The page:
I went into Japandroids show Monday night fully expecting it to be a loud, liquor-fueled, sweaty mess -- and even with my expectations set so high, their show somehow managed to be even louder, sweatier, and more liquor fueled than I had expected.

Cadence Weapon got the crowd all warmed up with his electro/techno backed brand of hip-hop. The project of Edmonton native Rollie Pemberton, Cadence Weapon's delivery is sharp and witty, full of pop culture references and clever word play. His rhymes land somewhere along the lines of Das Racist, but with a bit more energy and bite. His beats are heavily influenced by electronic and techno music, with Pemberton himself citing Basement Jaxx, Aphex Twin, and Daft Punk as heavy influences. He even cleverly sampled fellow Canadian indie-electro artist Grimes' track "Eight" for his song "88."

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Latest comment by: John (In Ballard) : "Anyone who missed out on this show in June get's a shot at redemption- Japandroids are coming back to Neumos on November 15th. And yes, I already have a ticket. "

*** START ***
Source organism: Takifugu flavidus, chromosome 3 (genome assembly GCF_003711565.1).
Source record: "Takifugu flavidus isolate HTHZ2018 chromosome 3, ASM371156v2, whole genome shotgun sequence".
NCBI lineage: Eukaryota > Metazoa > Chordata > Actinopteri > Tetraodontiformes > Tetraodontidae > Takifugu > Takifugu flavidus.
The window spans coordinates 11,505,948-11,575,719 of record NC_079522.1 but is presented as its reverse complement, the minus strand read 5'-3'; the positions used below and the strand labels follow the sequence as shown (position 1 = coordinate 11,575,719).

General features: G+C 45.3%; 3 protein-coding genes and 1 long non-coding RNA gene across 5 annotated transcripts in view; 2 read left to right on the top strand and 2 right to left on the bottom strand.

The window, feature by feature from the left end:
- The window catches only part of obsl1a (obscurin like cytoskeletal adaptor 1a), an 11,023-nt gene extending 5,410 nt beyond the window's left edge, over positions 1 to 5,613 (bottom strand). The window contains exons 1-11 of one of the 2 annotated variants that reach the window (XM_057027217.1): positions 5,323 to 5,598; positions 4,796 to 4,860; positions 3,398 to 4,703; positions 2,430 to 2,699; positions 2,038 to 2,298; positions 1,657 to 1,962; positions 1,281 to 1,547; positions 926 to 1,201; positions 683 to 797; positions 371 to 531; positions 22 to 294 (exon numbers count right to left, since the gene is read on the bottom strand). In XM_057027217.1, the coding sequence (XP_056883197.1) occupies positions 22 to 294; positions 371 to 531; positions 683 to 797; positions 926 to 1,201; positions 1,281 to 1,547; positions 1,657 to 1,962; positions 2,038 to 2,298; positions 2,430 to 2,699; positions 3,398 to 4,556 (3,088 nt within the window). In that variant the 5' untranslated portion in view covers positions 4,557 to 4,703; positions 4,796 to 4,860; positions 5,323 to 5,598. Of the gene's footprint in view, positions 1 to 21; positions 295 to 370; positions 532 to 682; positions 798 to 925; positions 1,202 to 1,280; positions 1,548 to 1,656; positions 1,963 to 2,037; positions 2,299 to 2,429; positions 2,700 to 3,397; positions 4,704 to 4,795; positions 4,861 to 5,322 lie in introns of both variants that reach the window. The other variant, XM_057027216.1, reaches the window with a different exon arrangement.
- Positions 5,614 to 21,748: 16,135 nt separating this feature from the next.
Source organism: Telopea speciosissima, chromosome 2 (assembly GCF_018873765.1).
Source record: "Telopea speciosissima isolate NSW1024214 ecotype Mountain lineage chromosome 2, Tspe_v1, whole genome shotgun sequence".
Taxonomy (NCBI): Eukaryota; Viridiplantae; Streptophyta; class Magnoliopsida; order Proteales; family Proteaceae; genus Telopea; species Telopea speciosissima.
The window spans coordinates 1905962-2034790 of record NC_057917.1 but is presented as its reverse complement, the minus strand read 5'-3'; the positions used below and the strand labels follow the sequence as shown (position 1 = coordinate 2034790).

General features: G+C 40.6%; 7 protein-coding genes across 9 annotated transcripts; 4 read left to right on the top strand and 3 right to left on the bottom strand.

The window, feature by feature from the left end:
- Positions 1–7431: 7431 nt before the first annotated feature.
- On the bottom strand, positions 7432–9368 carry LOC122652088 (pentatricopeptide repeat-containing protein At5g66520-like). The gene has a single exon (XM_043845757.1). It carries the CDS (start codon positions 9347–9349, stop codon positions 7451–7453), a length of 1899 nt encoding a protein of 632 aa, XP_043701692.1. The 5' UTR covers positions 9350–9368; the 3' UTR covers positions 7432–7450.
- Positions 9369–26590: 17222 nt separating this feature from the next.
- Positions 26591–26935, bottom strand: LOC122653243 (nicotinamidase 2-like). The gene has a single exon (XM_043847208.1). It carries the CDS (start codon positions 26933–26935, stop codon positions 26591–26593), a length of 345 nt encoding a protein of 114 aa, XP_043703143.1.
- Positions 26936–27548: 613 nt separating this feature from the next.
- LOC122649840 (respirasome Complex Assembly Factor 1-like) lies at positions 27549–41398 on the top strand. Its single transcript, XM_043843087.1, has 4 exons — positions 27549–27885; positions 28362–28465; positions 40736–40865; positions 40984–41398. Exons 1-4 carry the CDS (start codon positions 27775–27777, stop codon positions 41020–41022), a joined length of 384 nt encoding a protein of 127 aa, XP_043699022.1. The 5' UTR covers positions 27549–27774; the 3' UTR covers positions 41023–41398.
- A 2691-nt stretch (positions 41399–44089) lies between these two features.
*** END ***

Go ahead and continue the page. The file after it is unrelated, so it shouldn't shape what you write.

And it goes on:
TOMTEN — Wednesday's Children

The first time I heard Tomten’s single, “Ta Ta Dana,” I was in the middle of an “anywhere but here” kind of day. The song opened up with a swelling organ that dropped me right into the 1960s - not the patchouli and weed ‘60s of my imaginary memory, or the psychedelic 60s of Austin Powers. Tomten dropped me into the fabulous '60s of Breakfast at Tiffany’s, where all drinks come in stemware and broken hearts are worn on trés chic sleeves. But instead of kissing in the rain, Tomten’s hero drives away, all alone in his little grey sports car.

Well, life got in the way and I didn’t get around to telling you guys about the Ta Ta Dana EP, so I’m super happy that Tomten turned around and put out a full-length album, Wednesday’s Children, right on its heels - and damn if it isn’t just as good as the EP.

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Latest comment by: nellie: "i like tomten. i like the album art. i will probably like the album too."

Don't miss: The Young Evils at the Crocodile {this Friday, 6/8}

{The Young Evils / by Victoria VanBruinisse}